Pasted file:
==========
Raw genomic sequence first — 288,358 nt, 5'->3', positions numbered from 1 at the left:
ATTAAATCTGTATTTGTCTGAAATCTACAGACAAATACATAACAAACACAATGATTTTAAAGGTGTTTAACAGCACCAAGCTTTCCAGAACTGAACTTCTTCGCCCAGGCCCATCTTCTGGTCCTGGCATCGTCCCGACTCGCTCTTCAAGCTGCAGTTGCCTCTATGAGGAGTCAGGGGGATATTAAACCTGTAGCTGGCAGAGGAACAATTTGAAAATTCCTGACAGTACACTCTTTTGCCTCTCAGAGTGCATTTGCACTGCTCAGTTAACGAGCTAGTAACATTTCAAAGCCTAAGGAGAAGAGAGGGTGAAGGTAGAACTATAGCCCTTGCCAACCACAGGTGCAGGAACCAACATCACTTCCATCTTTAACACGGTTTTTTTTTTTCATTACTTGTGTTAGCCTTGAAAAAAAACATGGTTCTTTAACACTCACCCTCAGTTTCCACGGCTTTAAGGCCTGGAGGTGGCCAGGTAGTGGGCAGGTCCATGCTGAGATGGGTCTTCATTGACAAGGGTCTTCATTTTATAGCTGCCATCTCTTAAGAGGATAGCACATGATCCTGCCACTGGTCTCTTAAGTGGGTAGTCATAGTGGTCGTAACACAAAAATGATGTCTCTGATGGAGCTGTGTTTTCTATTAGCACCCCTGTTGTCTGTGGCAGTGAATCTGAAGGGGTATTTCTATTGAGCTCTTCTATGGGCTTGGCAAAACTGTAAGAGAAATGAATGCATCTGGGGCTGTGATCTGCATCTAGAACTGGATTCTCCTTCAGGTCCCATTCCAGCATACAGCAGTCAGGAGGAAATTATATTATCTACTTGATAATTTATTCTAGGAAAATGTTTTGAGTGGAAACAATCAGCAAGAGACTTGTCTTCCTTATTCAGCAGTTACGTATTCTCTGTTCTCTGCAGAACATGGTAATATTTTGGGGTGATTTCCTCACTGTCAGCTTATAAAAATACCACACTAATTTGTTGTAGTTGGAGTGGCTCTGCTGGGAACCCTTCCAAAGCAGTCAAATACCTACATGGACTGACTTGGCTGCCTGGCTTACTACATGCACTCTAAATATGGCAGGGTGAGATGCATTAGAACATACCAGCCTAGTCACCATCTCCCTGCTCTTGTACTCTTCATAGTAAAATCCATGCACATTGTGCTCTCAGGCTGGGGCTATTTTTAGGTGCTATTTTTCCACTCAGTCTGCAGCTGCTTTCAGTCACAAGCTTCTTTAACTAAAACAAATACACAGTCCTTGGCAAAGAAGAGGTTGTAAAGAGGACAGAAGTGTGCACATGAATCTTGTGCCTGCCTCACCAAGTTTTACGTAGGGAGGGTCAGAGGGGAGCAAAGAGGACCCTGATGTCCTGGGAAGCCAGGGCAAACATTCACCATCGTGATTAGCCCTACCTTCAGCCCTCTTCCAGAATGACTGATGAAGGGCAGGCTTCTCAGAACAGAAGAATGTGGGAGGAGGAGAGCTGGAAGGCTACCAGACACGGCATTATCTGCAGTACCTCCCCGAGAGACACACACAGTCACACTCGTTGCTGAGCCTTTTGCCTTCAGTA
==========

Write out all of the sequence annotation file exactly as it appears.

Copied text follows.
Raw genomic sequence first — 288,358 nt, 5'->3', positions numbered from 1 at the left:
ATTAAATCTGTATTTGTCTGAAATCTACAGACAAATACATAACAAACACAATGATTTTAAAGGTGTTTAACAGCACCAAGCTTTCCAGAACTGAACTTCTTCGCCCAGGCCCATCTTCTGGTCCTGGCATCGTCCCGACTCGCTCTTCAAGCTGCAGTTGCCTCTATGAGGAGTCAGGGGGATATTAAACCTGTAGCTGGCAGAGGAACAATTTGAAAATTCCTGACAGTACACTCTTTTGCCTCTCAGAGTGCATTTGCACTGCTCAGTTAACGAGCTAGTAACATTTCAAAGCCTAAGGAGAAGAGAGGGTGAAGGTAGAACTATAGCCCTTGCCAACCACAGGTGCAGGAACCAACATCACTTCCATCTTTAACACGGTTTTTTTTTTTCATTACTTGTGTTAGCCTTGAAAAAAAACATGGTTCTTTAACACTCACCCTCAGTTTCCACGGCTTTAAGGCCTGGAGGTGGCCAGGTAGTGGGCAGGTCCATGCTGAGATGGGTCTTCATTGACAAGGGTCTTCATTTTATAGCTGCCATCTCTTAAGAGGATAGCACATGATCCTGCCACTGGTCTCTTAAGTGGGTAGTCATAGTGGTCGTAACACAAAAATGATGTCTCTGATGGAGCTGTGTTTTCTATTAGCACCCCTGTTGTCTGTGGCAGTGAATCTGAAGGGGTATTTCTATTGAGCTCTTCTATGGGCTTGGCAAAACTGTAAGAGAAATGAATGCATCTGGGGCTGTGATCTGCATCTAGAACTGGATTCTCCTTCAGGTCCCATTCCAGCATACAGCAGTCAGGAGGAAATTATATTATCTACTTGATAATTTATTCTAGGAAAATGTTTTGAGTGGAAACAATCAGCAAGAGACTTGTCTTCCTTATTCAGCAGTTACGTATTCTCTGTTCTCTGCAGAACATGGTAATATTTTGGGGTGATTTCCTCACTGTCAGCTTATAAAAATACCACACTAATTTGTTGTAGTTGGAGTGGCTCTGCTGGGAACCCTTCCAAAGCAGTCAAATACCTACATGGACTGACTTGGCTGCCTGGCTTACTACATGCACTCTAAATATGGCAGGGTGAGATGCATTAGAACATACCAGCCTAGTCACCATCTCCCTGCTCTTGTACTCTTCATAGTAAAATCCATGCACATTGTGCTCTCAGGCTGGGGCTATTTTTAGGTGCTATTTTTCCACTCAGTCTGCAGCTGCTTTCAGTCACAAGCTTCTTTAACTAAAACAAATACACAGTCCTTGGCAAAGAAGAGGTTGTAAAGAGGACAGAAGTGTGCACATGAATCTTGTGCCTGCCTCACCAAGTTTTACGTAGGGAGGGTCAGAGGGGAGCAAAGAGGACCCTGATGTCCTGGGAAGCCAGGGCAAACATTCACCATCGTGATTAGCCCTACCTTCAGCCCTCTTCCAGAATGACTGATGAAGGGCAGGCTTCTCAGAACAGAAGAATGTGGGAGGAGGAGAGCTGGAAGGCTACCAGACACGGCATTATCTGCAGTACCTCCCCGAGAGACACACACAGTCACACTCGTTGCTGAGCCTTTTGCCTTCAGTA